Attack Attack! and the rise of Mallcore

In one of the most infamous moments of Metal music, the late ’00s saw the rise of many DIY dedicated bands using MySpace as a launch platform for self-produced demos and singles in hopes of landing a recording deal, and Ohio natives Attack Attack! were not about to be left behind the wave. An embryonic group for members of some of the most illustrious bands in the scene like Beartooth and Of Mice and Men, Attack Attack! took the Death Metal influences that skyrocketed Metalcore and fused them with Techno-soaked synthesizer breakdowns, clean vocals auto-tuned to the max, and an as of now incredibly dated visual style paired with song titles that barely fit in the album notes.

After their 2008’s debut album “Someday Came Suddenly” developed a large cult following, many imitators came, and bands such as Asking Alexandria, Enter Shikari or Escape the Fate rode this initial wave into success only to release themselves from the movement as soon as they could. Dubbed Mallcore due to its mainstream appeal to the alternative teenagers of the late ’00s, as well as Emocore and Crabcore, all with negative connotations, this trendy movement marked the beginning of the end for mainstream Metalcore.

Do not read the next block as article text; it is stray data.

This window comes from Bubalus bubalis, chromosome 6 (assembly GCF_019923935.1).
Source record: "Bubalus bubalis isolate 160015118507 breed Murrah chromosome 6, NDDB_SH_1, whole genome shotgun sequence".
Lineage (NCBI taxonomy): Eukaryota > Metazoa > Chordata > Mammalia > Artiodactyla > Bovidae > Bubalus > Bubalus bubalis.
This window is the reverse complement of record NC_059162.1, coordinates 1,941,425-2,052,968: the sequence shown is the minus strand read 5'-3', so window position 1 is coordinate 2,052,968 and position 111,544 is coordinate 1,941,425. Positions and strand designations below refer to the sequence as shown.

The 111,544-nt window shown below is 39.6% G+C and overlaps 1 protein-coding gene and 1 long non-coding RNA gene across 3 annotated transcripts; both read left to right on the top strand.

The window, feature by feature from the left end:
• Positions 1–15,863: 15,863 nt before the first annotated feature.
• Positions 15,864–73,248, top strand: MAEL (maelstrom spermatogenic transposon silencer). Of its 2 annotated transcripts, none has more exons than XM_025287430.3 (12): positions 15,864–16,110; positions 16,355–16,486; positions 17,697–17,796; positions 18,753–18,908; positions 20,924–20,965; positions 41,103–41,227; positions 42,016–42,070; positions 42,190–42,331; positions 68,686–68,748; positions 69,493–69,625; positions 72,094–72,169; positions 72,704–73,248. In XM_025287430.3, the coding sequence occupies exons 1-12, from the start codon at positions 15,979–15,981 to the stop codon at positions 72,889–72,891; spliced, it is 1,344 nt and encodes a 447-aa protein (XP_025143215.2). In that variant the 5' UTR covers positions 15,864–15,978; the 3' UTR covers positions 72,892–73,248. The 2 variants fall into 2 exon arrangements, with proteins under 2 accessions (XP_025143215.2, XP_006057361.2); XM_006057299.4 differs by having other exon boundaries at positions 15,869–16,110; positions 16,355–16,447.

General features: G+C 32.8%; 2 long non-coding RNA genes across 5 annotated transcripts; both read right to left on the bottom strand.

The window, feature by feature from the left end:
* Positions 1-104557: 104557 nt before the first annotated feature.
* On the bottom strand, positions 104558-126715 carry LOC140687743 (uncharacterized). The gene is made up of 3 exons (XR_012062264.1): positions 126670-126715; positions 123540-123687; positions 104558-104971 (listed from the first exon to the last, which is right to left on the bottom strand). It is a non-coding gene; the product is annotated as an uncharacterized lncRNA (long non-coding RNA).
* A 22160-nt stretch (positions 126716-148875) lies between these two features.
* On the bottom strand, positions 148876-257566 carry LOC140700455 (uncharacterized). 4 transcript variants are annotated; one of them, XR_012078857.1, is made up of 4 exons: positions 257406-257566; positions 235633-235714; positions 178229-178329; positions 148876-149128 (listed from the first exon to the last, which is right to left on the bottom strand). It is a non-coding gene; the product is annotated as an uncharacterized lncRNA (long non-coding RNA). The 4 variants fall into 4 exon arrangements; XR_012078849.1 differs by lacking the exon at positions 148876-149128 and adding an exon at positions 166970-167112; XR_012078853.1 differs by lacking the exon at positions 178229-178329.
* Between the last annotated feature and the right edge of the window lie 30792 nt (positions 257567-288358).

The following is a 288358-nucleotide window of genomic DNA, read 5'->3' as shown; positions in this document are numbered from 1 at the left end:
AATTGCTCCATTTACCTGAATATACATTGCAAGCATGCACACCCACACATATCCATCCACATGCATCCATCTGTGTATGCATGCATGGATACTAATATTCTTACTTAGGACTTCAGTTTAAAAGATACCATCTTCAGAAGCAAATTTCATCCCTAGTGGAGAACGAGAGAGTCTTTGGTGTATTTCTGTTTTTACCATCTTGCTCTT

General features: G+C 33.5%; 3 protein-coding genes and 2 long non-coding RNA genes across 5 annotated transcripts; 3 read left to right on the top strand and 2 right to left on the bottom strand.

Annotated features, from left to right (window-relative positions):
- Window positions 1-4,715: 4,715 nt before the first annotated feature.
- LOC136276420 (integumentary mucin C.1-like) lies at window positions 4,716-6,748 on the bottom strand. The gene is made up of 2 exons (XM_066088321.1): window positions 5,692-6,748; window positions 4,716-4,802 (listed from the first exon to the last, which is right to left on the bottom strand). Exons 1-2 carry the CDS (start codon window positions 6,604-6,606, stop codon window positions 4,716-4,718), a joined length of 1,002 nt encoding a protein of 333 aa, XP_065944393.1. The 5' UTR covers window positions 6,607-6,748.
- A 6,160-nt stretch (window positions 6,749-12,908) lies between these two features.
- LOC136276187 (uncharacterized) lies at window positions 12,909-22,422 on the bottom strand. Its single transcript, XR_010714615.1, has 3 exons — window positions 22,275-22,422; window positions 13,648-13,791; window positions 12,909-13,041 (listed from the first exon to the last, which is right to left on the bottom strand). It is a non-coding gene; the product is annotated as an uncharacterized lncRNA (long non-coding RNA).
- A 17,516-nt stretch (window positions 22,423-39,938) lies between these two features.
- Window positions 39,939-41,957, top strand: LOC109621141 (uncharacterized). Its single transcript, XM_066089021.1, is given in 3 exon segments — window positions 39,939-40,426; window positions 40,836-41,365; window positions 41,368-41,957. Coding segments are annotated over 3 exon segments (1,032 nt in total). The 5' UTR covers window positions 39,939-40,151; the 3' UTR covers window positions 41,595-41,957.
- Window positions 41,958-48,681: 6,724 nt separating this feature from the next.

Bring Me The Horizon kills mainstream Metalcore

Emerging from the Deathcore scene, British band Bring Me The Horizon became closer to the electronic-influenced Metalcore sound of their peers with 2010’s promising “There is a Hell…”, but it was not until 2013 and their fourth album “Sempiternal” that they truly unleashed their power. Recruiting former Worship’s keyboardist Jordan Fish as a partner in songwriting and immersing themselves in the dark depths of vocalist Oli Syke’s drug addiction, the quintet traded their intricate riffage and deep growls for downtuned chugging, electronic-drenched motifs and cathartic half-sung half-shouted anthems personified in Sykes’ lyrics.